Stravinsky’s ground-breaking trilogy of Diaghilev commissions plus a scandalous Bartók ballet, treated to sumptuous late-70s Decca engineering and the Vienna Philharmonic sound.
Christoph von Dohnányi has long been considered one of the most versatile conductors of our time, making a name for himself in particular with the works of Romanticism and the Second Viennese School. From early in his career he established an excellent rapport with the Vienna Philharmonic Orchestra, and both in concert and on record drew from them playing of unusual transparency and clean attacks in music from Mendelssohn to Philip Glass.
This generous Eloquence anthology of four complete Decca LPs brings together the Vienna Philharmonic’s only Stravinsky recordings for Decca and finds Dohnányi on home turf, with ballets by his countryman Bartók and by Stravinsky that leap from the speakers thanks to both the conductor’s vivid characterisation and to first-class Decca analogue sound. Petrushka and The Miraculous Mandarin (complete with chorus) were taped in the Sofiensaal in 1977, with The Firebird following two years later. In the same 1979 sessions Dohnányi and the VPO also recorded the pair of Portraits which the young Bartók wrote while in love with the violinist Stefi Geyer: the solo part here is played with luscious tone by the native-Viennese violinist Erich Binder, then leader of both the VPO and the Bayreuth Festival Orchestra.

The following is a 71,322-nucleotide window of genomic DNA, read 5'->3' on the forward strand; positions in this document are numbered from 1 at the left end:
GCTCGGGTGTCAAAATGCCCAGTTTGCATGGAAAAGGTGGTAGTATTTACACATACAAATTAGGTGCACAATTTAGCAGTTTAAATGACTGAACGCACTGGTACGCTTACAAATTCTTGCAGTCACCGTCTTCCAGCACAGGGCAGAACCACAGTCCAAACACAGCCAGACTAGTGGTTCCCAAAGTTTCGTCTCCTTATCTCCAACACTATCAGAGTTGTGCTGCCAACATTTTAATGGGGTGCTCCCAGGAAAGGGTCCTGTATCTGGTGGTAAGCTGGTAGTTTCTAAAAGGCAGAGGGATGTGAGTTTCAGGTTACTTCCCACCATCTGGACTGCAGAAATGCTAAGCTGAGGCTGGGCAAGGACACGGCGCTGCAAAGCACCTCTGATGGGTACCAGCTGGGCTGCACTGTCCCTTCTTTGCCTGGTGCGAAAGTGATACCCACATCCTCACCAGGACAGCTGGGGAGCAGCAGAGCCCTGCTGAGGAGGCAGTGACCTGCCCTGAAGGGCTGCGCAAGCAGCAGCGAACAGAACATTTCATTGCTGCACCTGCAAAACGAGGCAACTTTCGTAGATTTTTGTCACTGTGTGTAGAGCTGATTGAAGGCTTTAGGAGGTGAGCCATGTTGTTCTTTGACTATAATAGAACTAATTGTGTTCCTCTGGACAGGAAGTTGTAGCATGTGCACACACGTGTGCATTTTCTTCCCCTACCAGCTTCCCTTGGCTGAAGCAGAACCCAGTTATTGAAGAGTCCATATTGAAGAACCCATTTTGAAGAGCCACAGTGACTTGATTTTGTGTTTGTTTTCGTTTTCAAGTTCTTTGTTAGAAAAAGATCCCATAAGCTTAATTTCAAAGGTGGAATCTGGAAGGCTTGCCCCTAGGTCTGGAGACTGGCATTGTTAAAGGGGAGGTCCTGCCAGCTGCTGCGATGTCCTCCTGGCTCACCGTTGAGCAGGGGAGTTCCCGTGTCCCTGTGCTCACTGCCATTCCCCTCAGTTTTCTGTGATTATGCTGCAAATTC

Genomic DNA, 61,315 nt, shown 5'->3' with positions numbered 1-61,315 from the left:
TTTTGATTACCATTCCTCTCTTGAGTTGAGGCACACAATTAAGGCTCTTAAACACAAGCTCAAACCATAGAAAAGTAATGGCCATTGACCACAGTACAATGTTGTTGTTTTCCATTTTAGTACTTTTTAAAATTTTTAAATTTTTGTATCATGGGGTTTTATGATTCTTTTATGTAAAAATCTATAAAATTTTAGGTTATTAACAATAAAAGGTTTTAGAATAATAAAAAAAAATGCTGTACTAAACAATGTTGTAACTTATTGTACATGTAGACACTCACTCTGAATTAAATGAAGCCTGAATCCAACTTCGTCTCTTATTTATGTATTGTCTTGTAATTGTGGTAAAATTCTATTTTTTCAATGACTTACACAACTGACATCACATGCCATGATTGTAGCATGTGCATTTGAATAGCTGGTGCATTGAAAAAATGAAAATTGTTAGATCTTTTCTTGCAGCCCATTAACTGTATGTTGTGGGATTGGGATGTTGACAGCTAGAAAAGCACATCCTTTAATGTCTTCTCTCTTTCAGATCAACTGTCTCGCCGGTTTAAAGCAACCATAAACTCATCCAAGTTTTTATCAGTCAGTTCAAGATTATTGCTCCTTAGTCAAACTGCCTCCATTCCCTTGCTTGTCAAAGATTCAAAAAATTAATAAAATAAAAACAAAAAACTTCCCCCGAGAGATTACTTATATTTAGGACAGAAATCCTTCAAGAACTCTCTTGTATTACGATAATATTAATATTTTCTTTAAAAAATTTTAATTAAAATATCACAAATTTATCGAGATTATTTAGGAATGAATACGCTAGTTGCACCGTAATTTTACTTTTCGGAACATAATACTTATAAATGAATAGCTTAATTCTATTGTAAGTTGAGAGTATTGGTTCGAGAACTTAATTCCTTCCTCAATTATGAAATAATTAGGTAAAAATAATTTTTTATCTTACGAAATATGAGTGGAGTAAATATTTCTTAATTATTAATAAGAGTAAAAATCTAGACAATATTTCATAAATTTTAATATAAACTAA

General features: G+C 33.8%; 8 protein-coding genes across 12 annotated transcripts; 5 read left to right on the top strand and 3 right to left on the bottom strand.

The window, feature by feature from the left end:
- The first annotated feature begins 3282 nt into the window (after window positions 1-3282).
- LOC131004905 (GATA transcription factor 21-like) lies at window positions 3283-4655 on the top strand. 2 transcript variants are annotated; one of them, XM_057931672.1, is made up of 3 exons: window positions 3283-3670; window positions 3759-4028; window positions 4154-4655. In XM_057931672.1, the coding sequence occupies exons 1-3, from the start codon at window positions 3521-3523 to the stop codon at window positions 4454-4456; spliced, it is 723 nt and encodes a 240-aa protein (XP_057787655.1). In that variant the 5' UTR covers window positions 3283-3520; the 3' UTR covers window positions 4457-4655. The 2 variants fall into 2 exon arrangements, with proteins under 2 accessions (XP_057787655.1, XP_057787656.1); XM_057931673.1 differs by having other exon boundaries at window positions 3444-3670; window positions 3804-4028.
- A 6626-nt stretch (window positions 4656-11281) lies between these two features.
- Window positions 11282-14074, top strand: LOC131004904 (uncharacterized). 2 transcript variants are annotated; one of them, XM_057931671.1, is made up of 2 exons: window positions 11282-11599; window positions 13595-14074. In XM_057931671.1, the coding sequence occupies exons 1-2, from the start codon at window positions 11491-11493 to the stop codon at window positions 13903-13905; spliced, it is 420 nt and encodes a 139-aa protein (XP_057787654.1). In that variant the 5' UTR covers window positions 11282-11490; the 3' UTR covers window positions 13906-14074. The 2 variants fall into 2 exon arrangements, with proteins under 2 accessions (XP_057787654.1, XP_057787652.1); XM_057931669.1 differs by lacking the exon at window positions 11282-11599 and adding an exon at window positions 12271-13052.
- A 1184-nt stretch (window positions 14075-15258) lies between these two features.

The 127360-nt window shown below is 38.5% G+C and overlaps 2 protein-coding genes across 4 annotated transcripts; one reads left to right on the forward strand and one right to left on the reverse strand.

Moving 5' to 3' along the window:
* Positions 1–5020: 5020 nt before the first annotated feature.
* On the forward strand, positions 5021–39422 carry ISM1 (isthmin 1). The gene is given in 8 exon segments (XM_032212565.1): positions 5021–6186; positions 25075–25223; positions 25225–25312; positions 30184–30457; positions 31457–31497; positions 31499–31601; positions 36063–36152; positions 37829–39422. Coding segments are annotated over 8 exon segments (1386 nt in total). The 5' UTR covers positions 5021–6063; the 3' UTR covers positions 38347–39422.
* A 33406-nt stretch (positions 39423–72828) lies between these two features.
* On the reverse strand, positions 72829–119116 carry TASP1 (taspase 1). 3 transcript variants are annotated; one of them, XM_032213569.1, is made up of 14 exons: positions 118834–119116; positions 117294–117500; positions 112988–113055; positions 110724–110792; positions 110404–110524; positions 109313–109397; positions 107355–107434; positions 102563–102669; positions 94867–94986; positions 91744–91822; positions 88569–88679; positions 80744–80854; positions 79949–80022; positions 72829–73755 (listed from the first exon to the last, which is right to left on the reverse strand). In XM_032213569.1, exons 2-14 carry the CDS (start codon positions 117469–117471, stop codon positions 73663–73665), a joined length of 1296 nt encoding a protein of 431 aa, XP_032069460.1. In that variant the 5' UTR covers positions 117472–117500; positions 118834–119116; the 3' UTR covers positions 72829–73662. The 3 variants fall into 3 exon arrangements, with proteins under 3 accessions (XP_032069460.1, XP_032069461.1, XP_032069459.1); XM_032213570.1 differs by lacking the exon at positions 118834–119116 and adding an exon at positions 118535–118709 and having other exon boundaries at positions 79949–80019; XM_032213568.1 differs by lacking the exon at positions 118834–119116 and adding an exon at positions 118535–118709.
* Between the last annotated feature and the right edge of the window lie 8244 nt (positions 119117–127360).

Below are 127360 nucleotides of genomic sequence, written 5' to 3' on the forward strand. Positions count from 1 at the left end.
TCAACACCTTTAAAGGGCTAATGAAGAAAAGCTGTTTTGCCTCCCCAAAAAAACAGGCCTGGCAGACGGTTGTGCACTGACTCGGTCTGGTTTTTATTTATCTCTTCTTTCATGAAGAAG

The Diaghilev trilogy is completed with Lorin Maazel’s 1974 VPO recording of The Rite of Spring, done in the grand manner and with the conductor’s typical attention to detail and fine balancing of inner parts.
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‘refreshing and illuminating … blistering playing’ Limelight ‘Dohnányi’s direction of The Miraculous Mandarin … is clean, precise and often beautiful … The playing of the Vienna Philharmonic Orchestra is radiantly beautiful, helped by a spacious recording. Erich Binder is a first-class soloist in the Portraits.’ The New Penguin Stereo Record Guide
‘Dohnányi directs a genial and well-paced reading… revealing the Vienna Philharmonic as a band very sympathetic to repertoire not normally associated with it.’ The New Penguin Stereo Record Guide (Petrushka)
Dohnányi's opulent reading goes delightfully counter to the antiseptic dissections that have all too often come to pass for insightful performances; having chosen such an approach, he hardly could have done better than record with the Vienna Philharmonic. The orchestra plays beautifully, with particularly gorgeous contributions from the first oboe and horn in their ubiquitous solos.’ Fanfare, May/June 1981 (Firebird)
‘[In the Bartók] Dohnanyi doesn’t spare them a bit: the chase is one of the most exciting on disc, while the subsequent attack and attempted murder of the Mandarin (with terrifying organ sound) will make your hair stand on end … It’s a great performance, and so is the Petrushka … Sonically this stands among Decca’s best recordings from this source. A sensational reissue…’ ClassicsToday.com
‘First-rate performances of two of the most exciting scores in the twentieth-century ballet repertoire … the VPO’s playing is excellent … a splendid reissue that can be confidently recommended’ MusicWeb
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Stravinsky: The Firebird
Stravinsky: The Rite of Spring
Bartók: Two Portraits Op. 5
Bartók: The Miraculous Mandarin, Op. 19, Sz. 73 (ballet)